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    After you press the 'add rule' button, you also need to hit 'apply rule change' for it to take effect. Don't forget this. It messed me up a few times. – ted.strauss Apr 11 '13 at 16:05
  • Thanks a ton for this! – Hego555 Jul 20 '13 at 20:30
  • Perfect answer! I'm no more scared of being hacked :D – softvar Dec 12 '15 at 13:34
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    this worked for me, thanks!! For some reason.. my ip address changed, and all of a sudden I couldn't ssh in to my ec2 instance. I just added a rule, and instead of putting a "custom" ip address, I just selected 'my IP' and wala... I was able to ssh in! – rikkitikkitumbo Oct 17 '16 at 7:32
  • Good answer! I found this troubleshooting from AWS very useful as well, and it contains the point suggested here above. – J0ANMM Oct 31 '16 at 9:05

Destroy and create anew

I had one availability zone where I could connect and another where I could not. After a few hours I got so frustrated that I deleted everything in that availability zone.

Building everything back I had to make sure to create EVERYTHING. This included:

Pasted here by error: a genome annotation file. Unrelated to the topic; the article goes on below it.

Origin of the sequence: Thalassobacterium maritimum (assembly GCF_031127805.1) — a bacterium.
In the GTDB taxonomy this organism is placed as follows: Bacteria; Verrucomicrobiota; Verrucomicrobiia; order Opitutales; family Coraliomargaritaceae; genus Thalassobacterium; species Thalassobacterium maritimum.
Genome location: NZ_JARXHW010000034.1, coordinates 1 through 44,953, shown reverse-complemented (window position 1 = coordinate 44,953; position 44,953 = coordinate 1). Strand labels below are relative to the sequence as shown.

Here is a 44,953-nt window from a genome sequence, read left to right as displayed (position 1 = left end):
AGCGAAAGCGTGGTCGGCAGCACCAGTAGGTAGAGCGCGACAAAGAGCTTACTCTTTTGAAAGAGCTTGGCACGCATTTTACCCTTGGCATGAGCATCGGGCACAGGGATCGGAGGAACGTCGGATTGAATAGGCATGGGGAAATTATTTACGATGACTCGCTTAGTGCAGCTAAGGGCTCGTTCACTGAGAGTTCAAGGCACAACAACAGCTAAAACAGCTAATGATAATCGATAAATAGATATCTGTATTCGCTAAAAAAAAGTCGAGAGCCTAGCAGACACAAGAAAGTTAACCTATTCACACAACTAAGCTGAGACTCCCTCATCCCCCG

• Create VPC
    • CIDR:
  • Create Internet Gateway
  • Attach Internet Gateway to VPC
  • Create Routing Table
  • Add Route to Routing Table
    • Destination:
    • Target: <Internet Gateway from earlier>
  • Create Subnet
    • CIDR:
    • Routing Table: <Routing Table from earlier

It took me a LOT of fumbling to get all of this. I've ordered the steps in the way I think might be most efficient, but you may have to adjust them to get one item available for the next.


I'm not suggesting that you go thermo nuclear as I did. I'm offering all this information so that you can check these associations to ensure yours are appropriate.

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    this really helped me out! I had a case where my routing table wasn't pointed to an internet gateway and that was the only issue. – EdgeCaseBerg May 20 '15 at 16:40